Back in his home, Mr. Johnson entered the master bedroom where Elaine looked as though she was fast asleep. Gently he lay next to her.
“I hear your voice outside, D… what you did doing out there, Boy?”
“The neighbors—they hear a fowl-cock too… I guess they come out to see what or who it was,” he murmured. “They saw nothing—nobody…”
“So you wasn’t dreaming—somebody actually drive into the cul-de-sac blowing some blasted New Year’s Eve blow-blow. … I guess I really does sleep deep.” She chuckled.
“That is all it could have been in truth, you know,” he agreed.
“Them crazy white teenagers, no doubt,” Elaine mumbled, yawned, and drew the covers over her head.
Mr. Johnson settled in after his wife—spooning his lanky body onto her warmth. He soon fell into troubled sleep and dreamt of the empty house with the weathercock in the cul-de-sac. In the dream the dead man stood transfixed in his yard as he gazed with white-marble eyes to the roof of his house—while on the street running by, the residents of the street, including Mr. Johnson and his wife, all stood transfixed—and every one of them was as a filmic zombie, with rotting, maggot-filled, putrefying flesh. Collectively they too gazed at the weathercock on the dead man’s house: a tin rooster painted red with elaborate black tail feathers.
Mr. Johnson awoke once again. The sound he had heard—that the others had heard: the sound of a cock crowing—a rooster … Had it anything to do with the man who died alone in that empty house with the weathercock? Was it the spirit of the dead guy manifesting itself through the weathercock on the roof? — “No!” he whispered to himself. “No!—absolute nonsense!—what wrong with you, Delon?—you getting senile or what?”
But he couldn’t go back to sleep. He found himself thinking of the recluse of a man who died alone in the house with the weathercock—and it wasn’t that it was an old, crotchety guy. He must have been no more than thirty—thirty-five—in the prime of his life. Mr. Johnson never saw the beet red, clean-shaven bespectacled young man return home with a woman nor had he seen a woman leaving—never saw anyone like beer-friends visiting the house with the weathercock. On week days he would emerge from his two-car garage in his yellow Mustang and sweep by, eyes ahead, past Mr. Johnson’s house, and on weekends he’d either mow his lawn or sit before his garage door with a laptop.
Mr. Johnson sighed and remembered the first day he didn’t see the garage open and the yellow car emerge. He remembered that for that week he didn’t see the car emerge—and for one month after. He thus presumed that the guy had left for a vacation. But what about his lawn? Bit by bit it was growing unkempt.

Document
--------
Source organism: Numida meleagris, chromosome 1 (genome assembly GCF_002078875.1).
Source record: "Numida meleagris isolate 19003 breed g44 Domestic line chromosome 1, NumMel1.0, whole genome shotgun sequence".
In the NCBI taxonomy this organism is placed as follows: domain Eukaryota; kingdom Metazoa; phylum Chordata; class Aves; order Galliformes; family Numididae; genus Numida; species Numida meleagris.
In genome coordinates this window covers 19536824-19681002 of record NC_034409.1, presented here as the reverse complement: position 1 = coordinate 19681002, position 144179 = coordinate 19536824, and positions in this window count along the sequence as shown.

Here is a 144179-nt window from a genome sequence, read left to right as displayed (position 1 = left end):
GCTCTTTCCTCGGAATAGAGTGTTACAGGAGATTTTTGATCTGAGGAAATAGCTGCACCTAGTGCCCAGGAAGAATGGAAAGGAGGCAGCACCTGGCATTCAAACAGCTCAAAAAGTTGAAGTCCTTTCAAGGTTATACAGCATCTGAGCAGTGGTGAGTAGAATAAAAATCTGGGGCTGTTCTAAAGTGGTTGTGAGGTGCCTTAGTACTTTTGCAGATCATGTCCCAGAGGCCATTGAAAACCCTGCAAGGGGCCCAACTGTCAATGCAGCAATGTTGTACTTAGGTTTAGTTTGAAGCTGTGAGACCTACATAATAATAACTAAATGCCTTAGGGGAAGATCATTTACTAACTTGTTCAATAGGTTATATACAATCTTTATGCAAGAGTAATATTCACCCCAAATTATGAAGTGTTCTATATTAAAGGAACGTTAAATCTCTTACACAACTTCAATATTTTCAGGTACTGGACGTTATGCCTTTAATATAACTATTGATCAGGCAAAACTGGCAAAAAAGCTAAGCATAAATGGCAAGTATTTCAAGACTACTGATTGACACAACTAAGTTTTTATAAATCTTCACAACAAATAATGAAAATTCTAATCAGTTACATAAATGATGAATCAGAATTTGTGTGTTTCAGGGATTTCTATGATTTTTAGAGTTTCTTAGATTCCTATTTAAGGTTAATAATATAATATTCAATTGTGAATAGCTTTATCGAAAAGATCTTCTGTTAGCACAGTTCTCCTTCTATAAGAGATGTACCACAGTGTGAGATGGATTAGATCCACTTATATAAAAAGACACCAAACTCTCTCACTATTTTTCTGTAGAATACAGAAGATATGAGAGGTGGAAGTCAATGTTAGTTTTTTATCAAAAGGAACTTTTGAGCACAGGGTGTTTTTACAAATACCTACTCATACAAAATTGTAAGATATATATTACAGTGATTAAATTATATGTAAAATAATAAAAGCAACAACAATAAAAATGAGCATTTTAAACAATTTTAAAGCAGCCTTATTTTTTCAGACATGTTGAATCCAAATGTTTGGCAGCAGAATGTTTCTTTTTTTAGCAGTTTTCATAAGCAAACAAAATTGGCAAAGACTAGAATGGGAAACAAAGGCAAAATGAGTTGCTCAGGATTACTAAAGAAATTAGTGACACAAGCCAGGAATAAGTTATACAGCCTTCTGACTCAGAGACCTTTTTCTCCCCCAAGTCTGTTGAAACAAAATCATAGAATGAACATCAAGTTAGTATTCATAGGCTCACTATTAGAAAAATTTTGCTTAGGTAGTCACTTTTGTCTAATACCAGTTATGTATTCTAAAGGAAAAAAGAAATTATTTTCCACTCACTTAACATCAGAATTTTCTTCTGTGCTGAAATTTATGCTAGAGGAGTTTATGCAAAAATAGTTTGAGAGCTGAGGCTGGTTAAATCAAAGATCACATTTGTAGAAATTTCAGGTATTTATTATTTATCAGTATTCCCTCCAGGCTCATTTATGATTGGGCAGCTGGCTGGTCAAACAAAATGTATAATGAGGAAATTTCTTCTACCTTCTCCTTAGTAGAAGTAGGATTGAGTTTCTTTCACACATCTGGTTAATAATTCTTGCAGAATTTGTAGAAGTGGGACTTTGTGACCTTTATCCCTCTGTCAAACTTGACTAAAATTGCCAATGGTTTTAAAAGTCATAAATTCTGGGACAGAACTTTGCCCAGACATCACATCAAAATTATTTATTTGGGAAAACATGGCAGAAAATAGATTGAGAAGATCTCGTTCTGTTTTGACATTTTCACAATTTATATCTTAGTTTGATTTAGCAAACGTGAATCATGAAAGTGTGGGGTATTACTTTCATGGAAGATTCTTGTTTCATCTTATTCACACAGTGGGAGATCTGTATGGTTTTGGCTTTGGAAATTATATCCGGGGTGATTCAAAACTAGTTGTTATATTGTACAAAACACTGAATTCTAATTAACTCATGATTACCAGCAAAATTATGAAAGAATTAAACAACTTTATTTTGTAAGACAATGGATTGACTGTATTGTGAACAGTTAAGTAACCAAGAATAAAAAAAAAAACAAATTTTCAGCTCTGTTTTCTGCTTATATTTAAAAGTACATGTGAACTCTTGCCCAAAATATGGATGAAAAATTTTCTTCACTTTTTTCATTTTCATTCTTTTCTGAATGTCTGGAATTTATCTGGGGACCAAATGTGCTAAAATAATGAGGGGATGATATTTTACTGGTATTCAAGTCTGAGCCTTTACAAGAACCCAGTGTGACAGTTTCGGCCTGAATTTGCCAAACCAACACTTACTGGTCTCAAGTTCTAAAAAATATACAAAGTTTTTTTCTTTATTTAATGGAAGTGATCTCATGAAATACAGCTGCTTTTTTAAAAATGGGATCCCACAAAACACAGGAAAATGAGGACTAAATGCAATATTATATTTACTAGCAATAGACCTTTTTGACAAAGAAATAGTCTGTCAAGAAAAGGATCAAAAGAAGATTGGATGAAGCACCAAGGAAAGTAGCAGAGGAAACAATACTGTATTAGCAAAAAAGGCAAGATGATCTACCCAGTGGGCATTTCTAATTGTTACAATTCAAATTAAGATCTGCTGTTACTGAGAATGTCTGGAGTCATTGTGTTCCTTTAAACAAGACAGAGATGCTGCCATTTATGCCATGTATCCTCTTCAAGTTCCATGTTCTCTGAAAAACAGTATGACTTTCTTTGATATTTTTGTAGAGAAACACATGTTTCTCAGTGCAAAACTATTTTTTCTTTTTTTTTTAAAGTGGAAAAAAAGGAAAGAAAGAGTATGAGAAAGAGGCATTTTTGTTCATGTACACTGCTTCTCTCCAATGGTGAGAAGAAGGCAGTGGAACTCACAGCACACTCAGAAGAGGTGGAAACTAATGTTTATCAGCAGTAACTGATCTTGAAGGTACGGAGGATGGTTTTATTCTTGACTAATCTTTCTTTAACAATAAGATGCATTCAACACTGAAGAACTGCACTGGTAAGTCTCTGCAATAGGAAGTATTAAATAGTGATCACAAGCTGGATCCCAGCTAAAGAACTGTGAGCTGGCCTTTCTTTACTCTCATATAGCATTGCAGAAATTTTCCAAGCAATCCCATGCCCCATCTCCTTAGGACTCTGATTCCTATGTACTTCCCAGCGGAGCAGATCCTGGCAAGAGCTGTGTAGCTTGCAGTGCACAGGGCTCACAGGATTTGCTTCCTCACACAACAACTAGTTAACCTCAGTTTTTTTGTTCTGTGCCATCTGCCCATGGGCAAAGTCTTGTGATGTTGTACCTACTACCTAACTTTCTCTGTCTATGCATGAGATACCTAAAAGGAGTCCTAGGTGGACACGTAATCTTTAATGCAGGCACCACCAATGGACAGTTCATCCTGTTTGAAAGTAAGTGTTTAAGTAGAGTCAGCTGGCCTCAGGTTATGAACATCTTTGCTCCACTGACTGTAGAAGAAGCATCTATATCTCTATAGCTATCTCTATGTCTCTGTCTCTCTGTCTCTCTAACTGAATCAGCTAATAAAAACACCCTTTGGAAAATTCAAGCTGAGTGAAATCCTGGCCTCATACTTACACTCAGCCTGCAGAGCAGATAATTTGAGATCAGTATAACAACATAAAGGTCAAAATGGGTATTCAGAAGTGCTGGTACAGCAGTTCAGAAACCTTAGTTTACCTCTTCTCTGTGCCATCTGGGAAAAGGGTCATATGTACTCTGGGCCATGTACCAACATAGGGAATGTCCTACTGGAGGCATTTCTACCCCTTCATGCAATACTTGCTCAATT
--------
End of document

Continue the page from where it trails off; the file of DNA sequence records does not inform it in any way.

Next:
In the aftermath of the decomposing body being found by Loganville police, Mr. Johnson took to wondering if the man wouldn’t have been alive if he, Mr. Johnson, had gone over to see if something was amiss. It didn’t enter his head to go ring on the guy’s doorbell to see if he had fallen and couldn’t get up. No one did that in the cul-de-sac. Delon and Elaine learned this very quickly after moving from Far Rockaway, New York to Metro-Atlanta, Georgia, and soon he and his wife became reluctant American suburbanites living, too, behind their shutters.
* * * * *
New sunlight streamed through the drawn curtains of the bedroom window onto his side of the bed.
Elaine stirred. “Morning D. … What you thinking about so, Boy? You okay?”
Elaine asked, yawning: “Did you sleep at all, D?”
He yawned and sat up in bed. “Yes … I sleep.”
“So why you yawning?—why you don’t lie down back?—is Sunday. …”
“I going for a little walk…”
“Ok… but make sure you bundle up…”
“I will. …”
But Delon Johnson didn’t go far. He soon stood over from the dead man’s house and gazed at the weathercock as the harsh, cold, wintry wind raked his lungs. He heard footsteps, turned his head, and saw his rude African American neighbor approaching.
“Good morning,” the man said cheerily. “How ya doing?”
Mr. Johnson was taken aback but he responded: “I’m fine.”
His over-the-street neighbor stuck out his hand. “I’m Martin Wright…”
Mr. Johnson took his hand. “Johnson—Delon Johnson—pleased to meet you…”
Mr. Johnson was curious—wanted to ask Martin Wright if he too had dreamt of the dead guy in his yard and the rest of them silent zombies gazing up at the weathercock, but he decided not to.
“Do you remember the young man who lived there?” Wright said.
“It was around this time, two years ago, they found him, you know. … My wife reminded me.”
“To think of it—that’s true!”
“Dreamt about the guy last night,” Wright said.
Mr. Johnson’s head grew and was tempted to say that he too dreamt of the dead man, but chose not to. It would seem too weird.
“I was thinking,” Martin Wright said. “My wife and I are having a few old friends over later—you know—to celebrate the New Year…” He looked at Delon Johnson. “We’d sure appreciate you and your wife coming over.”
“We wouldn’t mind at all, Mr. Wright—what time?”
“Call me Martin—around six this evening?”
“That we’ll do,” said Delon Johnson as they both gazed at the weathercock.
Harold A. Bascom is a Guyanese playwright, novelist, and artist, who now lives in Loganville, Georgia. He is the author of the novel Apata: The Story of a Reluctant Criminal (Heinemann, 1986). He is currently working on a series of acrylic paintings which will become part of his first art exhibition in North America.